The Roman Catholic hierarchy just doesn’t get it. In a recently released transcript from a clergy abuse case in the Diocese of Syracuse New York, Bishop Cunningham was quoted as saying: “The boy is culpable…….Well, I mean, without knowing the circumstances completely, did the boy encourage (or) go along with (it) in any way?”
Renowned author, former priest, and psychologist who specialize in sexual trauma matters, Richard Sipe says, the child should not be held responsible for the abuse. “That is so absurd,” Sipe said. “It’s like saying a child who’s beaten is responsible for the beating. It’s prehistoric. I can’t believe a bishop in (2011) said this.”
Another former priest who has testified as an expert in clergy sex abuse cases, and whom the author of this blog has had the privilege to meet and work with in dozens of clergy abuse cases in Philadephia, said the bishop’s claims were “preposterous.” “There’s no way, either in law or in moral theology or in canon law, which Bishop Cunningham is trained in, that a child can consent to that crime,” said Patrick Wall, the expert on clergy abuse in the Syracuse lawsuit.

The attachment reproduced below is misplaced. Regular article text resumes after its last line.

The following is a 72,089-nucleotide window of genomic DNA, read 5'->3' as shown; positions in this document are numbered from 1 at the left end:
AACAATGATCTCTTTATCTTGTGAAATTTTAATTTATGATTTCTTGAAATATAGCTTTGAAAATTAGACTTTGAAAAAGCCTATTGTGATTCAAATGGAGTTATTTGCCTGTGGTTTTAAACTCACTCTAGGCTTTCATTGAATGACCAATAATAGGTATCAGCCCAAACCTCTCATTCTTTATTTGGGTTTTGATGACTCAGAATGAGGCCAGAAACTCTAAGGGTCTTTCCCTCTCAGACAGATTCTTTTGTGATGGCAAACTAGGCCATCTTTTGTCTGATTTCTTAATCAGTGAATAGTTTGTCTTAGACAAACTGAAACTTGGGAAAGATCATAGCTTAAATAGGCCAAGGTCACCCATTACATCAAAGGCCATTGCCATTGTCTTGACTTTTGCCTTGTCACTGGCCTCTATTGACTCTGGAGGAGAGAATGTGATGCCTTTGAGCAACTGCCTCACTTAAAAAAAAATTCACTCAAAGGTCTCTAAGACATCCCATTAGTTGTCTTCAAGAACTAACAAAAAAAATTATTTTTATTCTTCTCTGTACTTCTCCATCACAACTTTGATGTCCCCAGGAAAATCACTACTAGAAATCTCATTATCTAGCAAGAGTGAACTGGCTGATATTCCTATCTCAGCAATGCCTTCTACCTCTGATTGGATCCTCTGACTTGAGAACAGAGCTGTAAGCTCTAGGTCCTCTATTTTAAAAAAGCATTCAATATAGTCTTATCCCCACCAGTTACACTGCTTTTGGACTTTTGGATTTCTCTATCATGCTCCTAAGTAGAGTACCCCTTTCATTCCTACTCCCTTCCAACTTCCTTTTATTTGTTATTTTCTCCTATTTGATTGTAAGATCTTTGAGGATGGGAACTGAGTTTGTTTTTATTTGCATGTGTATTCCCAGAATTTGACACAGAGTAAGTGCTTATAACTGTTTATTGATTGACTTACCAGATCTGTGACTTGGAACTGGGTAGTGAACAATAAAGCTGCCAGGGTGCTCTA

As a crime victim lawyer and advocate in Pennsylvania who has spoken to over a hundred survivors of child sexual abuse by clergy of the Archdiocese of Philadelphia, I have seen the evolution of sexual assault laws across the country. However, it never ceases to amaze me as a crime victim advocate how victims of assault and battery are themselves blamed for the harms they indure. The law for sexual assault may be confusing in many ways, but blaming the victim has no place in modern jurisprudence.
As an attorney who is devoted to sexual assault law practice and involved in sexual assault activism on behalf of victims, I am appalled how this attitude is still seen in the cases I have litigated against the Archdiocese of Philadelphia whose attorneys will argue that victims are either fabricating that it was a priest who sexually assaulted them or claim that the entire allegation of abuse was fabricated by the survivor. These claims were asserted by Archdiocesan Attorneys repeatedly over the last several years despite compelling evidence from past victims, and subsequent confessions of other sexual assaults by the same priests that were involved in our cases.
If you or someone you know or loved has been sexually abused by clergy, you should contact us immediately. There are time limits to file your claim. Dan Monahan has consulted with hundreds of victims and invites you to call for a FREE, CONFIDENTIAL CONSULTATION. 610-363-3888